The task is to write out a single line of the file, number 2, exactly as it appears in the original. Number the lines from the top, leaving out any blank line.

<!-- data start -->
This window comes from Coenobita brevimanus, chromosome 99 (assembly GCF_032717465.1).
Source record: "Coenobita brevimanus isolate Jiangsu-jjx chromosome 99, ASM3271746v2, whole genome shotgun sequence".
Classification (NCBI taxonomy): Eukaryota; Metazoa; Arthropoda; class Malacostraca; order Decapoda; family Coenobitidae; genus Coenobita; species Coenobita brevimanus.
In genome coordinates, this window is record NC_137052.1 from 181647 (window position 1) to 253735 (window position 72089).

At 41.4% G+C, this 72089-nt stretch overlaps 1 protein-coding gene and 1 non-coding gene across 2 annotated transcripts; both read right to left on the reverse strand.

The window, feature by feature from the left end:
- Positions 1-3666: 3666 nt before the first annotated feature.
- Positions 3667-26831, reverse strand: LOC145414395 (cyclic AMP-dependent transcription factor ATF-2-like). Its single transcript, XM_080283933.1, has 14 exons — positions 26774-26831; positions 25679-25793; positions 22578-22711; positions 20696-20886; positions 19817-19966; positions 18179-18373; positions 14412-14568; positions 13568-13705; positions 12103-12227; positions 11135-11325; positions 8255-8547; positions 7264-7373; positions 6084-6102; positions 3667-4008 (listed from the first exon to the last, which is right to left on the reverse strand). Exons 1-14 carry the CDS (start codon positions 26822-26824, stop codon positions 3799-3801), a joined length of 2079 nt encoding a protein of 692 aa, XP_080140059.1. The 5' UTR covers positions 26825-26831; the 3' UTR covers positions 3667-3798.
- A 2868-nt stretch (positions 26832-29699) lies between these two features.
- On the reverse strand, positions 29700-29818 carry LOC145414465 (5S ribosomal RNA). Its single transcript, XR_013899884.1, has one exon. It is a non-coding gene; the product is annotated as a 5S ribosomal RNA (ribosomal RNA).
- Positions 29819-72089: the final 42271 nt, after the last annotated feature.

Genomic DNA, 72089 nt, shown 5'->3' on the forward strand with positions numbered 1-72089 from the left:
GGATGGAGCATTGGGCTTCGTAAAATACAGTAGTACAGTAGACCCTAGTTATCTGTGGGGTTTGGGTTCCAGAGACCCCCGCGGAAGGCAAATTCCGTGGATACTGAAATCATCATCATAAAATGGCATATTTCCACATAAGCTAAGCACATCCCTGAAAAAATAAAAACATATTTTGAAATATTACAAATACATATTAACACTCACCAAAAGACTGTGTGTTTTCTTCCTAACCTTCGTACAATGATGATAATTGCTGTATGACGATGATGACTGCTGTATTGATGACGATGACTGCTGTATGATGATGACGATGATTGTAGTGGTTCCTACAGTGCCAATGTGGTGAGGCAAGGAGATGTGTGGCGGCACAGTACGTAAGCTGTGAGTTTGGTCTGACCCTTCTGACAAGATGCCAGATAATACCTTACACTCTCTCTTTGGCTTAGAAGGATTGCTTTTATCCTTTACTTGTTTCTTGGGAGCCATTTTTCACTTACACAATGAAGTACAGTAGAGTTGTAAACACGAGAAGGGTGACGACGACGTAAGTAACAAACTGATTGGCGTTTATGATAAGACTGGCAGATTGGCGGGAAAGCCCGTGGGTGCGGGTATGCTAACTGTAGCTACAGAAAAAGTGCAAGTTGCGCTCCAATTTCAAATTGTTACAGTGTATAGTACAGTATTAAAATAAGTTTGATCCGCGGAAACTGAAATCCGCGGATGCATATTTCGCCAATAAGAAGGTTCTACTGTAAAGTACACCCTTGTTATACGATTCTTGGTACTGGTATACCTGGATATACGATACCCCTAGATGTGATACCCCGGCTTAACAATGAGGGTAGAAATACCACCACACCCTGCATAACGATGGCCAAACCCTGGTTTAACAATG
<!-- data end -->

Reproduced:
Source record: "Coenobita brevimanus isolate Jiangsu-jjx chromosome 99, ASM3271746v2, whole genome shotgun sequence".